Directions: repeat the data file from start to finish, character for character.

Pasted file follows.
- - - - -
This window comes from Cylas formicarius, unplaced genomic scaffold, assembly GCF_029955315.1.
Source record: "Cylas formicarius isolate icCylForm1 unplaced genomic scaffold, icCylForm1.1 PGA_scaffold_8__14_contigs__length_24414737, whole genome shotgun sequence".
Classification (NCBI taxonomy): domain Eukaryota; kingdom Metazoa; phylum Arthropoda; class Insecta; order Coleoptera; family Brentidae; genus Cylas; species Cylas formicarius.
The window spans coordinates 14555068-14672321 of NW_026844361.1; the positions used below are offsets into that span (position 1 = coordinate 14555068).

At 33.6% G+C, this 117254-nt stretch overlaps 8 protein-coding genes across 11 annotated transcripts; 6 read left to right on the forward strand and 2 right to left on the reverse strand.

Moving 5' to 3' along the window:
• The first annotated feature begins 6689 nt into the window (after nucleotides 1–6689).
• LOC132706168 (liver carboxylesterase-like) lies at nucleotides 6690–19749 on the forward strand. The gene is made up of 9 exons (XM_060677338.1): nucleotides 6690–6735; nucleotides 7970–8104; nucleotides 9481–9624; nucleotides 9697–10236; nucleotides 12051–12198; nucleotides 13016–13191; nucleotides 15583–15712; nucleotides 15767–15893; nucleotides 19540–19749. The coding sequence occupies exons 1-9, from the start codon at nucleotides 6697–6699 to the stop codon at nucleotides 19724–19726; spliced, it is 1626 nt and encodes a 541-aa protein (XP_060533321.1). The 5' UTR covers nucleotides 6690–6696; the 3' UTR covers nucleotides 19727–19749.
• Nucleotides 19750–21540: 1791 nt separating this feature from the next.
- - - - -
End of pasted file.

This window comes from Cylas formicarius, unplaced genomic scaffold, assembly GCF_029955315.1.
Source record: "Cylas formicarius isolate icCylForm1 unplaced genomic scaffold, icCylForm1.1 PGA_scaffold_8__14_contigs__length_24414737, whole genome shotgun sequence".
Classification (NCBI taxonomy): domain Eukaryota; kingdom Metazoa; phylum Arthropoda; class Insecta; order Coleoptera; family Brentidae; genus Cylas; species Cylas formicarius.
The window spans coordinates 14555068-14672321 of NW_026844361.1; the positions used below are offsets into that span (position 1 = coordinate 14555068).

At 33.6% G+C, this 117254-nt stretch overlaps 8 protein-coding genes across 11 annotated transcripts; 6 read left to right on the forward strand and 2 right to left on the reverse strand.

Moving 5' to 3' along the window:
• The first annotated feature begins 6689 nt into the window (after nucleotides 1–6689).
• LOC132706168 (liver carboxylesterase-like) lies at nucleotides 6690–19749 on the forward strand. The gene is made up of 9 exons (XM_060677338.1): nucleotides 6690–6735; nucleotides 7970–8104; nucleotides 9481–9624; nucleotides 9697–10236; nucleotides 12051–12198; nucleotides 13016–13191; nucleotides 15583–15712; nucleotides 15767–15893; nucleotides 19540–19749. The coding sequence occupies exons 1-9, from the start codon at nucleotides 6697–6699 to the stop codon at nucleotides 19724–19726; spliced, it is 1626 nt and encodes a 541-aa protein (XP_060533321.1). The 5' UTR covers nucleotides 6690–6696; the 3' UTR covers nucleotides 19727–19749.
• Nucleotides 19750–21540: 1791 nt separating this feature from the next.